8. This is such a bittersweet post, J.D. I’m sorry for your sadness. Unfortunately, the nature of life in a fallen world always includes loss. I’m thankful to look ahead to something better. Thank you for using this story to help me consider my own legacy. Hugs!

  9. Edwina Cowgill

    So bittersweet. I’m typing while I’m crying. I adopted a puppy in March, fell in love with her immediately. But, due to health issues, I had to give her back. So hard to do, so I understand just in a small way how you felt. Your legacy of love, integrity, kindness, and writing will live long after you’re good. I can only hope my legacy will be half as good as yours!

    Blessings to you and “Miss” Diane!

  10. What a sweet story, J.D. I love the truths here of decision-by-indecision and gentleness breeds gentleness. Like you said, I’ve had some not-so-memorable moments, but I hope my overall legacy and memory will be of a woman who loved and lived for her Savior.

  11. Dear friend,
    I’m fighting back the tears as I type this message. Your love and care for Mavric and all of your animals touches my heart. I didn’t grow up seeing that same tender care of the animals on our farm but can relate to the same feelings of losing a special animal to age or death. Thank you for your example.

    Blessings to you,

  12. Oh, J.D., I’m wiping away some tears as I write this.
    It’s interesting that VERY early this morning I was praying for you ALL and “Mavric” was first on my list. Plus I even wondered about his age and active lifespan.
    Having seen you tenderly care for your bull and even having given him a treat or two myself, my heart is aching.
    This is a beautiful tender story that contains a great spiritual lesson. Thank you and God bless each of you at the Cross-Dubya.
    I know God is going to bless you with Deuce when the time comes.

  13. Terri Miller

    Beautiful story with a message that stirs me deeply. What do we have of true value to leave behind other than love, and love looks like something.

  14. Sharon Willey

    JD this beautiful story has me in tears. This is such a beautiful story, and has me reflecting on my life. Thank you! I miss seeing you at the checkout desk! Come see me in Dr Kiblinger’s area! Sending hugs

  15. Whoa, really moving. I believe that connection with animals was marred by the fall, but we still get glimpses when we fulfill our role as good managers of God’s creation. Beautiful story that really touched me.

  16. Fantastic story, J.D., well told and well received. I can picture him, ambling along, and the backward glance seeking assurance and acknowledging goodbye at the same time…They know. Love is a universal and inter-species language. May your memories of you “gentle giant” keep you and comfort you. Thank you for this sweet reminder of what love looks like.

  17. Yvonne Morgan

    Well, I can’t say the rain hid my tears. What an incredible tribute to your special friend. You are a blessing JD and your relationship with your animals shows it. And I think you will long be remembered for your faith, kindness and hopefulness. Blessings my friend

  18. A wonderful tribute to your gentle friend. I loved how you described his temperament, his herd, his life on your ranch, and the special moments you shared with each other. Powerful analogy to our legacy in Christ and I desire those same special kind of moments between me and Jesus.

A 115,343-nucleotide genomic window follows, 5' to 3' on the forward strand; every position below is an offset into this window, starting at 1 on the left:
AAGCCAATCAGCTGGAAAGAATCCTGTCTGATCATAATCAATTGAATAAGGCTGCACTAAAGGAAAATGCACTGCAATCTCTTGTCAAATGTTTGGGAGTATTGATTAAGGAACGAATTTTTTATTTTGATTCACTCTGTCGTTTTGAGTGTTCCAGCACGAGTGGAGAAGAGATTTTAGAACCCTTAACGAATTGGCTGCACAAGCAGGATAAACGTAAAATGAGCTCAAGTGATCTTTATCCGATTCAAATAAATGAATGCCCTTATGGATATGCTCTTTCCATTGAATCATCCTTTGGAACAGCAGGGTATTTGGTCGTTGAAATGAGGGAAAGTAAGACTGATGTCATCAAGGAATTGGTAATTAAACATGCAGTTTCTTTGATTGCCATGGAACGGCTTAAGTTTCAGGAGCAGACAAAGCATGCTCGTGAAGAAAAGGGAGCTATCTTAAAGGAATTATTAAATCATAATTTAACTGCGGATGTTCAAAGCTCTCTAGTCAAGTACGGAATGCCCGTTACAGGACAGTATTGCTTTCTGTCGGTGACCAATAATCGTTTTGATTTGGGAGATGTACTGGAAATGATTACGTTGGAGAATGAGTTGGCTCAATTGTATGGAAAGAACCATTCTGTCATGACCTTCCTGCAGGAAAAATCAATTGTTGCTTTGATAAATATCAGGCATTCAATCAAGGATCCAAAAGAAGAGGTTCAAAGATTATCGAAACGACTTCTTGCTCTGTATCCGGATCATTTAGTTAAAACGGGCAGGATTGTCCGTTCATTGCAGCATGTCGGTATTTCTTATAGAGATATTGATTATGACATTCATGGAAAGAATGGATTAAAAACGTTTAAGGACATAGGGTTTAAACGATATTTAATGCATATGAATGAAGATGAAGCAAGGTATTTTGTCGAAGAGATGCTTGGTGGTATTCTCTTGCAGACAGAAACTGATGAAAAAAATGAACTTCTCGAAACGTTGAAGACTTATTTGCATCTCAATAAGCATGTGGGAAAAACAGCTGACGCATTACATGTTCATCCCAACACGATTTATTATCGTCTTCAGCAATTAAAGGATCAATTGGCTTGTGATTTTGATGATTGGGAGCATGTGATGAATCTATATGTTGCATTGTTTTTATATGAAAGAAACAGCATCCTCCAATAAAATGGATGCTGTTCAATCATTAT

19. Oh my! I’m admittedly teary reading about the relationship you had with God’s immense creature. I don’t know how I can miss an animal I’ve never met, but his spirit must be that effective and, I pray, contagious. God bless you—and Mavric as he continues to fulfill the Lord’s good purpose. You do leave your fingerprints of devotion to Jesus on countless lives. An enduring and admirable legacy.

  20. Oh, my friend, I would have cried with you. What a sweet, gentle friend you had in Mavric. And wonderful memories. Our animal friends become part of our family and goodbyes are painful. I’m so sorry. You’ve shared a moving tribute. Thank you. May God bless you.

  21. My heart breaks for you, J.D.! What a hard decision it must have been. I pray one of Mavric’s calves turns out to be as great and friendly as his sire!

  22. Kathy Collard Miller

    Oh my, that was a touching one, sorta hard to get through and that’s why your powerful words are so impacting. What is our legacy? What is my legacy? My heart is ripe for deep thoughts. Thank you for sharing in such a sensitive way–which is just like you.

  23. So beautifully expressed. My heart is full of tears over Mavric. It’s so hard to say goodbye to a faithful friend, and I think Mavric understood, too. Yes, legacy is very real to me right now as my mother is nearing her departure for heaven. These times are very bittersweet. Thanks for sharing your story — it is a comfort to me.

  24. J.D., The love you have for your animals often beams from your writing, but the story to Mavrik is especially moving. I was right there with you the entire way. God knew how much your heart was hearting, and how very much like Him to affirm that you made the right decision.
    Thank you for sharing the poignant piece.

  25. Look at all of the followers that cried from reading about Mavric. Include me in that list. I never considered the close relationship one might have with a cow. A horse yes, but not a cow. But I certainly understand it. (I’m dreading when Bubba can’t handle the ranch any longer.) This has already been such a hard year on the Cross-Dubya. I’m so sorry. Without love (or at least a close relationship), there is no pain so they say. It may be the circle of life, but it’s real and the moment is harsh.
    As far as a legacy, that is often on my mind not having any children. That’s one reason my writing is so important to me. Lifetime relationships are, too. I am confident God will give me a legacy with significance because His Word (and the work done on His behalf) does not leave a void.

  26. A tender post for our hearts, Mr. J.D. You may miss Mavric’s listening ears, but I’m sure God will continue to speak to your heart through His Word and your observations of His other creations. Peace and comfort to you, friend.